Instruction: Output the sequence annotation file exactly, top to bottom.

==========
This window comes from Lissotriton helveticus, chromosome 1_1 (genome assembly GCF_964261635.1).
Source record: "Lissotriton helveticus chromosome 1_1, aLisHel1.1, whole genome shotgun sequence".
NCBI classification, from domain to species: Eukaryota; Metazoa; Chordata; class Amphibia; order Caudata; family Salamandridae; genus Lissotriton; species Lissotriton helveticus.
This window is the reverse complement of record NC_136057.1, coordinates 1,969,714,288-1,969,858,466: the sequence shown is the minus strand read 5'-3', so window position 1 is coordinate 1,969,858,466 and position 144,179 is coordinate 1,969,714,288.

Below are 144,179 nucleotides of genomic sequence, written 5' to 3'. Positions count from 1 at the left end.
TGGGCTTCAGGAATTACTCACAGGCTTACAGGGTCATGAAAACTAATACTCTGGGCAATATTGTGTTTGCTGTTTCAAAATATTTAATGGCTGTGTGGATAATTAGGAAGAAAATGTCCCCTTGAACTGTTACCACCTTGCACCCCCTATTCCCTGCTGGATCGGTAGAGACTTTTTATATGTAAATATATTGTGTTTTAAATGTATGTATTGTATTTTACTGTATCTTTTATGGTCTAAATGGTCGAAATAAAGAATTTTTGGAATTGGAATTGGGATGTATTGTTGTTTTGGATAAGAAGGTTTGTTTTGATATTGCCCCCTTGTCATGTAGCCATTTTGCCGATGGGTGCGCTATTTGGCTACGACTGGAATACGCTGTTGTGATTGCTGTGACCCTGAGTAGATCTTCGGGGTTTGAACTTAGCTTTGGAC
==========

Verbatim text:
This window comes from Lissotriton helveticus, chromosome 1_1 (genome assembly GCF_964261635.1).
Source record: "Lissotriton helveticus chromosome 1_1, aLisHel1.1, whole genome shotgun sequence".
NCBI classification, from domain to species: Eukaryota; Metazoa; Chordata; class Amphibia; order Caudata; family Salamandridae; genus Lissotriton; species Lissotriton helveticus.
This window is the reverse complement of record NC_136057.1, coordinates 1,969,714,288-1,969,858,466: the sequence shown is the minus strand read 5'-3', so window position 1 is coordinate 1,969,858,466 and position 144,179 is coordinate 1,969,714,288.

Below are 144,179 nucleotides of genomic sequence, written 5' to 3'. Positions count from 1 at the left end.
TGGGCTTCAGGAATTACTCACAGGCTTACAGGGTCATGAAAACTAATACTCTGGGCAATATTGTGTTTGCTGTTTCAAAATATTTAATGGCTGTGTGGATAATTAGGAAGAAAATGTCCCCTTGAACTGTTACCACCTTGCACCCCCTATTCCCTGCTGGATCGGTAGAGACTTTTTATATGTAAATATATTGTGTTTTAAATGTATGTATTGTATTTTACTGTATCTTTTATGGTCTAAATGGTCGAAATAAAGAATTTTTGGAATTGGAATTGGGATGTATTGTTGTTTTGGATAAGAAGGTTTGTTTTGATATTGCCCCCTTGTCATGTAGCCATTTTGCCGATGGGTGCGCTATTTGGCTACGACTGGAATACGCTGTTGTGATTGCTGTGACCCTGAGTAGATCTTCGGGGTTTGAACTTAGCTTTGGAC